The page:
After how good issue one was, does issue 2 have the Batwings to stand shoulder to shoulder with it?
Does it improve on the foundation that that issue built, rest on its laurels, or pale in comparison?
Well, it does a bit of all three actually.
Lets get to it.
The Cover: I REALLY liked the first cover, but this one makes the first look like a cave painting!
This has amazing action and drama, the depth, the shading, the giant moon in the background!
This is a stunningly beautiful piece of work that I cannot compliment nearly enough.
I want this cover framed and hung on my wall!
Interior Art: Once again, Dario Brizuela has done great work.
For the most part, the issues I had with his art the first time around are gone or fixed.
There are still some panels that feel very empty. Not nearly as many as there were in the first issue but the ones that are there are even bigger this time making the emptiness seem even more vast. Ace looks a little bit plain next to everybody else as well. But on the plus side, there are 2 great visual references to the very famous “jumping lightning strike” cover of The Dark Knight returns that I really dug.
The Scarecrow and his henchmen look pretty damn great, and Batman looks even better and more heroic!
Art wise, there is way more good than bad for sure.
The Story: Who’s Scared written by Sholly Fisch.
First off, big points for the titular reference to the early stages of the development of Scooby-Doo!
It starts with Scooby day dreaming about crime fighting alongside Bats and Shaggy shaking him out of it.
The Gang has made their way to Bat territory for a meeting of the Mystery Analysts Of Gotham City!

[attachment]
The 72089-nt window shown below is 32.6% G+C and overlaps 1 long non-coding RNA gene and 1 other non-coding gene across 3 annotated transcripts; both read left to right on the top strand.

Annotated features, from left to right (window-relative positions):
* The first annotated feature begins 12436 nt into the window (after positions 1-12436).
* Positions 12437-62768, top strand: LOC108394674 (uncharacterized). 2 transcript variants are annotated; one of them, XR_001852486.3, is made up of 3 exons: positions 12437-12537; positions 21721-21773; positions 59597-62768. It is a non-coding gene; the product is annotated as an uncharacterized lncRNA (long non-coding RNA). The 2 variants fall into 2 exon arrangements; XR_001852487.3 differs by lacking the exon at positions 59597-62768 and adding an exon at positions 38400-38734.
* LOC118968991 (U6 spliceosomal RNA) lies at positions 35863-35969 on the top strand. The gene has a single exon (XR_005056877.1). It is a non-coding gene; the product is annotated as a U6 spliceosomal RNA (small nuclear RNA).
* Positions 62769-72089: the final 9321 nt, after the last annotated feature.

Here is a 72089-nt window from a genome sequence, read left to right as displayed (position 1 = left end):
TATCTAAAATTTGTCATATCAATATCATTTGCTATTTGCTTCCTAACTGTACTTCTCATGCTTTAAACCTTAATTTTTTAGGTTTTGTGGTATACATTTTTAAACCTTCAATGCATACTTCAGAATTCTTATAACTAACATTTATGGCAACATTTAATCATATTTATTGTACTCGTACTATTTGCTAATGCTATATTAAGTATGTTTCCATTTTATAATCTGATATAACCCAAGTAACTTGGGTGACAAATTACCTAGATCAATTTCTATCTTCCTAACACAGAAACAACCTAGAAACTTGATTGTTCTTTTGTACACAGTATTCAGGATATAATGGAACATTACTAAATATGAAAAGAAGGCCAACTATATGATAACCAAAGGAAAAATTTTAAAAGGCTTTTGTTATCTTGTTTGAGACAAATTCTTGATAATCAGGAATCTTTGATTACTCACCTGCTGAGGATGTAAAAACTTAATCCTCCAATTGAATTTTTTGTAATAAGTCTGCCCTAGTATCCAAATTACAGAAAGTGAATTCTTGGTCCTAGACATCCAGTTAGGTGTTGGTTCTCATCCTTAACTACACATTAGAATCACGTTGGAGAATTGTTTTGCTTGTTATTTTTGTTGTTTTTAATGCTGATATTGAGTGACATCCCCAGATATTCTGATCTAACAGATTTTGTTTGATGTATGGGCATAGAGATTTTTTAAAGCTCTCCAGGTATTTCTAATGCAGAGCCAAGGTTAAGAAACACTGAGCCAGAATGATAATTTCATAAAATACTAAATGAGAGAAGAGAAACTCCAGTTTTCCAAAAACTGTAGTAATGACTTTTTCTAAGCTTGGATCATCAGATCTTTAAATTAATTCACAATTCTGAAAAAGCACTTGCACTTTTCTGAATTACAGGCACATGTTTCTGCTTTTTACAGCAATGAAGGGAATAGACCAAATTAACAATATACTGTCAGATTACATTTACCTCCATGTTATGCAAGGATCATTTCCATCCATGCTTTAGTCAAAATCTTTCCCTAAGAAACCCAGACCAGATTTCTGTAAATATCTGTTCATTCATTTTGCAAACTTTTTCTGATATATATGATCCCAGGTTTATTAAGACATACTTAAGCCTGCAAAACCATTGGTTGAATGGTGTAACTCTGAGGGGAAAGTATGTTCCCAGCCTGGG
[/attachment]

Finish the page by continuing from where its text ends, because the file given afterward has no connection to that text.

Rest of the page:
As the Gang mingles, Ace the Bat-Hound provides Scoob with a brief lesson about the history of the club when suddenly a giant spider attacks. Scarecrow appears to make sure that all of the humans are paralyzed, either in fear or in defense, against his fear gas so that he and his henchmen can rob the city blind.
Probably the best thing about this story is the interaction between Scooby and Ace.
It’s all to rare that we get to see Scoob actually talk or hang out with anybody outside of Mystery Inc. or his family, much less a member of his own species.It sucks that it couldn’t have lasted just a wee bit longer though. While everybody is effected by the fear gas our Dog-Namic Duo rises to the challenge and races after Scarecrow and crew to get the antidote and save their respective humans. While they are away doing that the humans realize they’re all seeing different monsters and creatures, which somehow breaks the hold the gas has on them.
Now this is where my problems start to come in and the story begins to fall apart.
Once Batman figures out its Scarecrow and his head clears he comes to Ace and Scooby’s rescue…meaning they don’t need an antidote. Ace should know this better than anybody being the Dog Wonder and all.
Before they left to chase Scarecrow, Ace tried getting Batman’s attention and Bat’s told him to stay behind him.
Scooby tried talking to Shaggy but he was too afraid.
Had they swapped, ya know, and have the talking dog tell Batman “uh, hey dude, settle down. It’s Scarecrow’s Fear Gas” the whole specious, at best, chase for the antidote could have been avoided.
I know this is essentially a kids book but come on.
Now, there are some cool and fun moments that save the issue from annoying me completely.
There is a blink and you’ll miss it mention of a Jason which I really hope is a Jason Blood cameo!
There’s also a bit of a running gag between Fred and one of the unnamed Mystery Analysts about pulling masks off that is kinda funny.
But anywho, in the end, Batman comes to the rescue yet again.
Overall: The Art is great but the story leaves you a bit unfulfilled.
Though this issue doesn’t feel nearly as short as the first one did, the story of the first is much better and holds up upon rereading. I’d really like this issue a whole lot more if Batman, Robin, and The Gang had been saved by the dogs. The way it is it just comes off poorly planned and like Scooby and Ace need to be saved by the Bat and company.